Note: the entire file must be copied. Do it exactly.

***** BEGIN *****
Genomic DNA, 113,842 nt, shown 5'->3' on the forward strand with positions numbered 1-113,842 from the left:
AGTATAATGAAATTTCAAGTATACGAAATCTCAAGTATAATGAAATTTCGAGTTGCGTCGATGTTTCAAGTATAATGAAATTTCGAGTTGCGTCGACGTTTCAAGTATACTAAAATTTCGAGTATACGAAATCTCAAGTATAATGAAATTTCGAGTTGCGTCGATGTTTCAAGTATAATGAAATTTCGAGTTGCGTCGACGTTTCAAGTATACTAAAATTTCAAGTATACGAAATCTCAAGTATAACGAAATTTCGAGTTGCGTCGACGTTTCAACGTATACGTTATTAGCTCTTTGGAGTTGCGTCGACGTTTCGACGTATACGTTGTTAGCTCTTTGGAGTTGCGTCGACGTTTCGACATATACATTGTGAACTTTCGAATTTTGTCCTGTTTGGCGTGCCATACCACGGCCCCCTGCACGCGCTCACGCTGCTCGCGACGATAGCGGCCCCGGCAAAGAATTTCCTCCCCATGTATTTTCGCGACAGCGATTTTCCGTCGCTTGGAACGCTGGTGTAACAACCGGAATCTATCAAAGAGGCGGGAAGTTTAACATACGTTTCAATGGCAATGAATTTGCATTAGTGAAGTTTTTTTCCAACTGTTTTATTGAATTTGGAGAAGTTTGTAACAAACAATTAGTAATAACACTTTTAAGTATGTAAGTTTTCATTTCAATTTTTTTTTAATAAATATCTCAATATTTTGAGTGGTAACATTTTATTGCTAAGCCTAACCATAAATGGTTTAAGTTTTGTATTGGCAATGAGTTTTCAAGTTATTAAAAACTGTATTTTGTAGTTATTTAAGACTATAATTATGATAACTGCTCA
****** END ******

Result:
Genomic DNA, 113,842 nt, shown 5'->3' on the forward strand with positions numbered 1-113,842 from the left:
AGTATAATGAAATTTCAAGTATACGAAATCTCAAGTATAATGAAATTTCGAGTTGCGTCGATGTTTCAAGTATAATGAAATTTCGAGTTGCGTCGACGTTTCAAGTATACTAAAATTTCGAGTATACGAAATCTCAAGTATAATGAAATTTCGAGTTGCGTCGATGTTTCAAGTATAATGAAATTTCGAGTTGCGTCGACGTTTCAAGTATACTAAAATTTCAAGTATACGAAATCTCAAGTATAACGAAATTTCGAGTTGCGTCGACGTTTCAACGTATACGTTATTAGCTCTTTGGAGTTGCGTCGACGTTTCGACGTATACGTTGTTAGCTCTTTGGAGTTGCGTCGACGTTTCGACATATACATTGTGAACTTTCGAATTTTGTCCTGTTTGGCGTGCCATACCACGGCCCCCTGCACGCGCTCACGCTGCTCGCGACGATAGCGGCCCCGGCAAAGAATTTCCTCCCCATGTATTTTCGCGACAGCGATTTTCCGTCGCTTGGAACGCTGGTGTAACAACCGGAATCTATCAAAGAGGCGGGAAGTTTAACATACGTTTCAATGGCAATGAATTTGCATTAGTGAAGTTTTTTTCCAACTGTTTTATTGAATTTGGAGAAGTTTGTAACAAACAATTAGTAATAACACTTTTAAGTATGTAAGTTTTCATTTCAATTTTTTTTTAATAAATATCTCAATATTTTGAGTGGTAACATTTTATTGCTAAGCCTAACCATAAATGGTTTAAGTTTTGTATTGGCAATGAGTTTTCAAGTTATTAAAAACTGTATTTTGTAGTTATTTAAGACTATAATTATGATAACTGCTCA